A new report, ‘The State of IT – The Employee Verdict’, reveals that more than half (55%) of financial services workers in the UK lose at least an hour a month to IT problems, with an average 1 hour 23 minutes lost. Although 95% of financial services workers stated they had IT issues at work, less than two thirds (62%) actually reached out to IT support or service desks to solve them.
The research highlights that whilst many organisations are setting out to create digital workplaces, there is a real disconnect between what they aim to deliver and the reality of the employee experience. Despite the focus on digital transformation across all sectors, more than a third (35%) of UK financial services workers do not report a good IT experience.
Joe Hemming, executive officer, Capita IT & Networks, said: “These findings really push workplace IT to the top of the agenda. Just imagine how much more productive UK enterprises could be if they could close this £4 billion black hole. As it stands, they are not even aware that it exists. Organisations cannot expect their workforce to be productive without providing them with the IT experience they need to do their job effectively.
“As digitalisation continues to impact our home and work lives, and as employees become increasingly IT literate, introducing and promoting the use of self-service tools will make it possible to resolve issues as quickly and accurately as possible.”
Organisations should foster the increasing tech skills of users and improve the quality of IT support offered, by driving the uptake of self-service tools wherever possible. Today AI and RPA is enabling a higher level of self-service than ever before and organisations appear to realise the benefits of self-service tools, with more than half (58%) of financial services workers saying their employer has implemented them. However, there is work to be done on adoption as the report found that only 38% of workers have actually used self-service.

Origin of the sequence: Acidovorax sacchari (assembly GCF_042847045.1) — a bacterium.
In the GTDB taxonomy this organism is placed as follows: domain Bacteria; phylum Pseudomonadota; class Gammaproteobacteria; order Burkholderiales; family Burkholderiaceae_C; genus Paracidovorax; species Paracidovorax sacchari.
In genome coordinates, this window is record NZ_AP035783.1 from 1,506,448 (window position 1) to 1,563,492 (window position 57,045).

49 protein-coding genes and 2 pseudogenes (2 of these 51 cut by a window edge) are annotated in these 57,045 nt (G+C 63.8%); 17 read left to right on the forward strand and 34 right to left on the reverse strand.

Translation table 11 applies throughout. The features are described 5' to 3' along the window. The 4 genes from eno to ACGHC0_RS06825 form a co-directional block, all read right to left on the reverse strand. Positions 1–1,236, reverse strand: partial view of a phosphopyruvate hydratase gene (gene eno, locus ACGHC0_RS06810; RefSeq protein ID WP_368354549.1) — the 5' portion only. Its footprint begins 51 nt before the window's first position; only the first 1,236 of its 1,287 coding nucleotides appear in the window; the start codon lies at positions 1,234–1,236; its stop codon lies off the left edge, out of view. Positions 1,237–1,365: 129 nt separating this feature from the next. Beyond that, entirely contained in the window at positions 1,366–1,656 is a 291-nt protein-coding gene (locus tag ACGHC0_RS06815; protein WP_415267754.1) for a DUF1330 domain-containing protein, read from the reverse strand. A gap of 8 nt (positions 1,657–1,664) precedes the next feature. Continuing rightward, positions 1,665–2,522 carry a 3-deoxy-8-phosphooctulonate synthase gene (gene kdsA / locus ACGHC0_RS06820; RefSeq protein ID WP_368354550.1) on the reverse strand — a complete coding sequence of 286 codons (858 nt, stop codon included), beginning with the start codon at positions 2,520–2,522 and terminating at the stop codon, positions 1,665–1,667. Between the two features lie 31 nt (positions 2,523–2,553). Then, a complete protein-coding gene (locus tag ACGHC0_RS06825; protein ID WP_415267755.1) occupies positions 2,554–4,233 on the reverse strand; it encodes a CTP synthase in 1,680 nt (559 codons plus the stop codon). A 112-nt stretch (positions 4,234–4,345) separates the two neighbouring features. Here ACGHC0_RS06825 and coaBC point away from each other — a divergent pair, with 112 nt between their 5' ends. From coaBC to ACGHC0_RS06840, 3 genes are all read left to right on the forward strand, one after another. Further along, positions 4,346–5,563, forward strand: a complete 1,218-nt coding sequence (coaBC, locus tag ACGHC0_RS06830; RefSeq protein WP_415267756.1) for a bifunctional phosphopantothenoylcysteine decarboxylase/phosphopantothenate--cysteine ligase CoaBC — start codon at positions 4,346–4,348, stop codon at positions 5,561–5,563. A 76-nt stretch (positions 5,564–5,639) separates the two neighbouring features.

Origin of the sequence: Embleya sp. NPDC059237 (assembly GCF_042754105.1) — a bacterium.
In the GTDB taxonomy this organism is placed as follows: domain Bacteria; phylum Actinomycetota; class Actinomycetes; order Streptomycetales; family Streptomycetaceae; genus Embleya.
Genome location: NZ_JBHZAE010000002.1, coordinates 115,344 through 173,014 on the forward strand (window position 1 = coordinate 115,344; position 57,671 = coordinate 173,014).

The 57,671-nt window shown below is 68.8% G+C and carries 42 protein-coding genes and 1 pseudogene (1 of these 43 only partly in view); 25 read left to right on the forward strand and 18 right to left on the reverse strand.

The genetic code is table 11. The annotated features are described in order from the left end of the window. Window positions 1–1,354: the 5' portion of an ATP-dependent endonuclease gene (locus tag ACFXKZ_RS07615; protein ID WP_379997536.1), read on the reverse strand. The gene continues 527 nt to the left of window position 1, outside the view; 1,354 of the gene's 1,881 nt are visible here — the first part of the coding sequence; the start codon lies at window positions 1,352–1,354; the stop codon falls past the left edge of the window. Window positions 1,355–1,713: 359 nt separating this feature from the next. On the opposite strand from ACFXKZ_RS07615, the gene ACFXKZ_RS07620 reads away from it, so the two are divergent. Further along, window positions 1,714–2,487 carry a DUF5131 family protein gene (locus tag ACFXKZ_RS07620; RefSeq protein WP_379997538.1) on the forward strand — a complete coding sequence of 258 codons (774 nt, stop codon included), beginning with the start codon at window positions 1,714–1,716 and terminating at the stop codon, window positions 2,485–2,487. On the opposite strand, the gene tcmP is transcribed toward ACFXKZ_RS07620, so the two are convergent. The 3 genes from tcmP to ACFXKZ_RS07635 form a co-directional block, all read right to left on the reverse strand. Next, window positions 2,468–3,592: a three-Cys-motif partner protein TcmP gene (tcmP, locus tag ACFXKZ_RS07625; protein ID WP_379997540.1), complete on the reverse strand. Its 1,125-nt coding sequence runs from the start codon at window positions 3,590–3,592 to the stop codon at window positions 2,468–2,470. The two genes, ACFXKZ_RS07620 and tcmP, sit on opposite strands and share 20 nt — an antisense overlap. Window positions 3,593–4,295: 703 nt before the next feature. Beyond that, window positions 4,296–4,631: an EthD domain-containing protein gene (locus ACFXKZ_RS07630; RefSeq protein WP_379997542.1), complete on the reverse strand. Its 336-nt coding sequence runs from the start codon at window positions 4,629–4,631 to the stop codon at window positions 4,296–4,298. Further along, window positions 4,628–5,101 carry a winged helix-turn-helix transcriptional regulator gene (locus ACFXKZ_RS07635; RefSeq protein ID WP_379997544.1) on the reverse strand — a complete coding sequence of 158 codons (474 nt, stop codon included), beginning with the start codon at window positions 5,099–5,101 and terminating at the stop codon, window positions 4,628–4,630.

Understanding the user experience
The research shows that financial services organisations must do more to understand their employees’ experience of IT in order to begin addressing it. In fact, only just over a third (39%) of UK financial services workers said they have been asked for their feedback on the IT experience; of those who hadbeen asked, only 44% said that this happens at least once a quarter. The case for increasing the amount and frequency of feedback on the IT user experience is clear: as well as boosting productivity, it’s essential to retention – with more than three quarters (78%) of workers stating that technology is a factor in people’s career choices.
It’s clear that a significant number of employees are not being given a good IT experience at work,” added Joe Hemming. “Organisations must look carefully at how they manage and measure the delivery of IT services to users in order to bring these in line with the expectations of an increasingly digitally aware and entitled workforce. With IT playing an ever increasing role in people’s career choices it will be those organisations that can provide a truly digital workspace experience which stand to reap the rewards.”
This research was carried out by Opinium in March 2019, surveying the opinions of 2,000 UK ‘Knowledge Workers’, which is defined as being those who use a computer to access data and applications. 210 of these worked in the financial services sector.